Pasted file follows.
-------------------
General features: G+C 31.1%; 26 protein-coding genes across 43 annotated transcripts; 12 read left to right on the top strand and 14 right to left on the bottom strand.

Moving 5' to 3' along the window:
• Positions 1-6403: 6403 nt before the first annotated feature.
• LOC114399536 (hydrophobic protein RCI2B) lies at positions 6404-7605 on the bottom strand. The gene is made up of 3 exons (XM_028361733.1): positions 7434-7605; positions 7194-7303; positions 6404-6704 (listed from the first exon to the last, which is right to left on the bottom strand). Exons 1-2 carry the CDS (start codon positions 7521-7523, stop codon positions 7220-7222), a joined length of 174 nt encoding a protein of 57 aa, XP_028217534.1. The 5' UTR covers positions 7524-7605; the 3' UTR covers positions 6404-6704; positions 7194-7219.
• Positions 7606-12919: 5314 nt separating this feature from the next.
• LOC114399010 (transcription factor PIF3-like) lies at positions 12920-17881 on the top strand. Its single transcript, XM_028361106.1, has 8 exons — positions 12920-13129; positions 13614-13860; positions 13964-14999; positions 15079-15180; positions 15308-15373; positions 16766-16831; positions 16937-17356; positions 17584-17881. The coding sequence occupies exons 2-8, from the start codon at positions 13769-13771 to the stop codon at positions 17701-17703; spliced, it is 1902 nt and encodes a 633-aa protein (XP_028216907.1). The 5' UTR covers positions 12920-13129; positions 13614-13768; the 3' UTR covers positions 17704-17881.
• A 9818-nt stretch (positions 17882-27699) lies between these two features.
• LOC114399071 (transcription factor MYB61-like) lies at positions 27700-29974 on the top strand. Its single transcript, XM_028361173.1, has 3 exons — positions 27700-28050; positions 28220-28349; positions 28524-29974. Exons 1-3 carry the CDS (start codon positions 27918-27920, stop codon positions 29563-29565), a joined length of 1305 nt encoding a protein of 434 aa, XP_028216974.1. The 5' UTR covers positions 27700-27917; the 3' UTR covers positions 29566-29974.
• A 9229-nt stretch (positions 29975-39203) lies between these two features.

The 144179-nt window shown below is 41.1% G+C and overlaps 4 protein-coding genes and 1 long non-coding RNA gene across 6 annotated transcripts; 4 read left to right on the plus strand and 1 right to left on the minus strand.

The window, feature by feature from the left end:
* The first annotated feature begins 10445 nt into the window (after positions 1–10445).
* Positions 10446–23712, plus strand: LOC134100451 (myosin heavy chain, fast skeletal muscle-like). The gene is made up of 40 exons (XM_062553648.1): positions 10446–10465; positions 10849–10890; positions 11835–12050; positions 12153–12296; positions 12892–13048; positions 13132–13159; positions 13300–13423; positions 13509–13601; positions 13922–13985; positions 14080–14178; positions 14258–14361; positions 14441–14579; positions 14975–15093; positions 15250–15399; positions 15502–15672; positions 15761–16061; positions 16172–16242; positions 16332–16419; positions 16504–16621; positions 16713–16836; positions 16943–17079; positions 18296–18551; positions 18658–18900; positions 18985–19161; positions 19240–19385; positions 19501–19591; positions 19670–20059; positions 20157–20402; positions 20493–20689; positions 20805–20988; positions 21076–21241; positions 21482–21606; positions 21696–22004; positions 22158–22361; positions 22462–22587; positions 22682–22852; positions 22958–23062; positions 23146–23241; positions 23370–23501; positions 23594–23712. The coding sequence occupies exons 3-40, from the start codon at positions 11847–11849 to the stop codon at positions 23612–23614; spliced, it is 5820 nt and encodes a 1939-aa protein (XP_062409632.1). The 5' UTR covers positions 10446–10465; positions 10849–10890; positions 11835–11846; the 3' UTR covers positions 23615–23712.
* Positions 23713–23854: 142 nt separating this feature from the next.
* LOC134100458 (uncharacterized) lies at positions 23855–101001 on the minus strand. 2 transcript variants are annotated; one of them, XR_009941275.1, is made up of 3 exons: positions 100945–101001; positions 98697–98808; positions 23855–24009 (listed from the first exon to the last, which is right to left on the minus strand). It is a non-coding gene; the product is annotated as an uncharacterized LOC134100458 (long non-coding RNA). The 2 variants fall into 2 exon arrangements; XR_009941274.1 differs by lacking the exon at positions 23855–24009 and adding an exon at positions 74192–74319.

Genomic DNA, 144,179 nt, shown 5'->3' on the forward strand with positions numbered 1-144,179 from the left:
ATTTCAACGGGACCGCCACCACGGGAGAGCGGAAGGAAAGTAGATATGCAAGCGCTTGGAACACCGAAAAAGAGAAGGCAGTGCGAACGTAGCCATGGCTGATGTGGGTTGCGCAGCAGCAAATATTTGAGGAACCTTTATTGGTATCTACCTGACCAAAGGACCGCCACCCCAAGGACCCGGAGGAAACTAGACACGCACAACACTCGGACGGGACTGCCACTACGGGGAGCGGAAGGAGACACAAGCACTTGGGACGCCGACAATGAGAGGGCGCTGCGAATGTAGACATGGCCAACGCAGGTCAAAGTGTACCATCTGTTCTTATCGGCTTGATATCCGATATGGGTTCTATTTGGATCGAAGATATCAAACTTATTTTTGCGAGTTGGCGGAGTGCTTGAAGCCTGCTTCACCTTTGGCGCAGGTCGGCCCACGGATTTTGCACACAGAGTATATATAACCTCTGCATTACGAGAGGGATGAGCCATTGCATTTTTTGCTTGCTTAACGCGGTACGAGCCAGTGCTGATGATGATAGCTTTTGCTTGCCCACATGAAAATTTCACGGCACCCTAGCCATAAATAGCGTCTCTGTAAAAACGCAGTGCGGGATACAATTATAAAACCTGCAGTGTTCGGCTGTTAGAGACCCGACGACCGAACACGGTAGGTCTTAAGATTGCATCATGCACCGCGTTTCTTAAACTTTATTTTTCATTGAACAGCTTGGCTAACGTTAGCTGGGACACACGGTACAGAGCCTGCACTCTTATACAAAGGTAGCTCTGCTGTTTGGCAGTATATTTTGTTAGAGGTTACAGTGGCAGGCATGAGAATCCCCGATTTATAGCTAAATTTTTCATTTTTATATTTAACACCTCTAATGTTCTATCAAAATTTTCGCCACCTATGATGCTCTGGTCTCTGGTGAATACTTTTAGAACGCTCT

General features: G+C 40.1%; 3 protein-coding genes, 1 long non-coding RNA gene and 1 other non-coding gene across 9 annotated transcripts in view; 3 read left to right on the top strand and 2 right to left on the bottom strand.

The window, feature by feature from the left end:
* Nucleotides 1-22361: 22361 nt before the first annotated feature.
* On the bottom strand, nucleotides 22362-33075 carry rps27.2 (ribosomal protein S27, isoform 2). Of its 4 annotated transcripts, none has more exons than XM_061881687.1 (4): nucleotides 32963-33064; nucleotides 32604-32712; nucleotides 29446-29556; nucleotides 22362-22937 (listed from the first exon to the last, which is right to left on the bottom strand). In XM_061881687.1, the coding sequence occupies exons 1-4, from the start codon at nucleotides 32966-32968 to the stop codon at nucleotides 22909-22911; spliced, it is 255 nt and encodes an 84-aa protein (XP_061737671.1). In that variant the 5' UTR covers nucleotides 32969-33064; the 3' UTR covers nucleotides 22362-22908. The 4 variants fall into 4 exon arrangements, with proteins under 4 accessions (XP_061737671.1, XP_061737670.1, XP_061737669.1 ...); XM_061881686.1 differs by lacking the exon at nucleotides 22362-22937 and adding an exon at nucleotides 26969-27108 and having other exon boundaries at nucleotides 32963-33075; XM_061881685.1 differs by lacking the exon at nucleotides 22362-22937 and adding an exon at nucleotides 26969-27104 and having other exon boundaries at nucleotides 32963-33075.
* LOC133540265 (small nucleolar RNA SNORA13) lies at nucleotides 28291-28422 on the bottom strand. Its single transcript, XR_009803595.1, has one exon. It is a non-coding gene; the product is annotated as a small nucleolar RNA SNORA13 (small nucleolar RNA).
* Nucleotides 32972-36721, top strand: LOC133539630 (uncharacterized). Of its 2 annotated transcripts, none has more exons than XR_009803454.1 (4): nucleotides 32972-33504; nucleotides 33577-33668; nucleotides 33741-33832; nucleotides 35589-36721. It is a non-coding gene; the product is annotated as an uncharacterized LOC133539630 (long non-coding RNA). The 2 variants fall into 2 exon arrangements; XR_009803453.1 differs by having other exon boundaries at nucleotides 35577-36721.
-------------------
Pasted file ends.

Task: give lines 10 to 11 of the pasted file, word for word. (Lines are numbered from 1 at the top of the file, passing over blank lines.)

The 144179-nt window shown below is 41.1% G+C and overlaps 4 protein-coding genes and 1 long non-coding RNA gene across 6 annotated transcripts; 4 read left to right on the plus strand and 1 right to left on the minus strand.

The window, feature by feature from the left end: